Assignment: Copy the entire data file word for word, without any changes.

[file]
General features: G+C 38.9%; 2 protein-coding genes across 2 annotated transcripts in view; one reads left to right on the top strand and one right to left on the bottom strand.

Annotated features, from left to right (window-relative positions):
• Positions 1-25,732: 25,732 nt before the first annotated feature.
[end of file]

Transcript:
General features: G+C 38.9%; 2 protein-coding genes across 2 annotated transcripts in view; one reads left to right on the top strand and one right to left on the bottom strand.

Annotated features, from left to right (window-relative positions):
• Positions 1-25,732: 25,732 nt before the first annotated feature.